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Me, Myself, And Bob (Tpc) [Paperback]

Phil Vischer
4.0 out of 5 stars  See all reviews (1 customer review)
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Product details

  • Paperback: 272 pages
  • Publisher: Thomas Nelson (21 Dec 2010)
  • Language: English
  • ISBN-10: 1595551220
  • ISBN-13: 978-1595551221
  • Product Dimensions: 21.1 x 14.2 x 1.8 cm
  • Average Customer Review: 4.0 out of 5 stars  See all reviews (1 customer review)
  • Amazon Bestsellers Rank: 557,874 in Books (See Top 100 in Books)

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Product Description

Me, Myself, & Bob This is a story of dreaming big and working hard, of spectacular success and breathtaking failure, of shouted questions, and, at long last, whispered answers. With trademark wit and heart, Phil Vischer shares how God can use the death of a dream to point us toward true success. Larry. Bob. Archibald. These VeggieTales stars are the most famous vegetables you'll ever eat. Oops, meet. Their antics a... Full description

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Most Helpful Customer Reviews
By RMc
Format:Kindle Edition|Verified Purchase
This is a very interesting and thought provoking book, well written and easy to read, that would be useful and enjoyable for anyone who has either a new business venture and/or a dream for what God has planned for them. PV is very honest, without wallowing, and he answers the question "What happened to VeggieTales" really well. There are two key aspects to the book that I think could both be expanded out into 'bigger' books on their own: (1) listening to God and working with HIm to achieve his dream for you (2) setting out your vision for a new venture and aligning your team to the aims and objectives. I would recommend this book as an easy introduction to either of these topics!
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Most Helpful Customer Reviews on Amazon.com (beta)
Amazon.com: 4.8 out of 5 stars  54 reviews
14 of 15 people found the following review helpful
5.0 out of 5 stars Fun and Easy Read but Powerful Story. 13 Feb 2008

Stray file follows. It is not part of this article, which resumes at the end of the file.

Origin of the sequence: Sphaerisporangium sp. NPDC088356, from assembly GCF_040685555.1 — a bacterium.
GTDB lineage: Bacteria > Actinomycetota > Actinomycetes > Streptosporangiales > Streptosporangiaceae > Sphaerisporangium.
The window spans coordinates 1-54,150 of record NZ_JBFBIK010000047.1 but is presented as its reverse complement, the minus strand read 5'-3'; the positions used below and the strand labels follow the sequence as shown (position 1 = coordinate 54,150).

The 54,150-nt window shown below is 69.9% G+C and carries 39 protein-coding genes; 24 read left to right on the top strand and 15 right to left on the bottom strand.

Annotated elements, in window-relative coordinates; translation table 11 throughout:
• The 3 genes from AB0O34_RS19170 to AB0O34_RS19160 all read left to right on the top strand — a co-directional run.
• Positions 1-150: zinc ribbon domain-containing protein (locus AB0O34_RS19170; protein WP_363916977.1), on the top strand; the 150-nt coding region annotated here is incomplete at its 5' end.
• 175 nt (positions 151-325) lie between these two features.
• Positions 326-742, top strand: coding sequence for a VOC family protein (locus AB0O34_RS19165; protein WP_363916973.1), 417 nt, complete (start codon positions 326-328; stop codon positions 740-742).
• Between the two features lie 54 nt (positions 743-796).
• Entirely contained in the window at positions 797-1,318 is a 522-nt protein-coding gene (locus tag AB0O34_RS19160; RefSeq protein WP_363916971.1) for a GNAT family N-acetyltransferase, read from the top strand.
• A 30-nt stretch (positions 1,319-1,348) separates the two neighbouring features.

By Frank D. Nicodem III - Published on Amazon.com
Format:Paperback|Verified Purchase
I was handed this book to read as I have made many people aware of my long train ride and constant need for new things to read. I love veggie tales but had no understanding of the company or its history, other than my sister taking a tour after winning a contest years ago. So I didn't know what to expect or why it would be worth publishing.

What a pleasant surprise!!! This has become one of my favorite books and I have since purchased many copies for gifts and lent my own copy out multiple times. Phil's writing style is easy to read and he is fantastically funny no matter how good/bad/normal/technical the content is.

There are many lessons to be learned through the roller coaster ride that the author and his company, Big Idea, went on. This is a must-read for anyone considering joining or starting a full time ministry, or for anyone about to embark in a leadership role of any kind. For the rest of us who grew up mesmerized by CGI, its a great and funny book.
10 of 11 people found the following review helpful
5.0 out of 5 stars Best Business Book I've Ever Read 10 Jun 2008
By theberad - Published on Amazon.com
Format:Paperback|Verified Purchase
I just got finished reading this and was totally blown away. I really appreciated his honesty and openness about what happened to Big Idea and this reaffirmed my feelings about the other so-called business books out there: it's easy to look like a genius when you study successful companies and draw contrasts, but the same methods don't work for every company.

Phil is a great storyteller, and I'm pleased to have been let into his world for a few hours.
8 of 9 people found the following review helpful
5.0 out of 5 stars Fascinating 21 Jun 2008
By Marie - Published on Amazon.com
Format:Paperback
As a Veggie fan since the inception of VeggieTales, I found this book riveting. The story of the spectacular rise of the Veggie kingdom and the lessons Phil V. learned along the way was interesting because I knew only parts of the whole story. The leadership lessons at the end were something I can apply to my specific situation. When some authors attempt to pass on wisdom they have gleaned, the book gets dry and boring. That didn't happen with this book, it was well-written all the way to the end. I can't wait to see what Phil Vischer comes up with next!
4 of 4 people found the following review helpful
4.0 out of 5 stars Don't Cry For Me... 2 Sep 2012
By Cow Byte - Published on Amazon.com
Format:Paperback|Verified Purchase
There were many reasons for me not to read this book. I was told I would cry while reading it. Psh. I also have a pretty high bar for what I consider to be good writing, and after skimming the first 3 pages of this book, I wasn't sold. Also, being a diligent researcher, I looked the book up on Amazon and read the reviews. Eh, mixed. The consensus, however, was that the last third of the book was worth waiting for. This is also what was told to me by the person who recommended the book. So, even while in middle of reading another book, and because I needed a major distraction with an easy read, I decided to take a stab.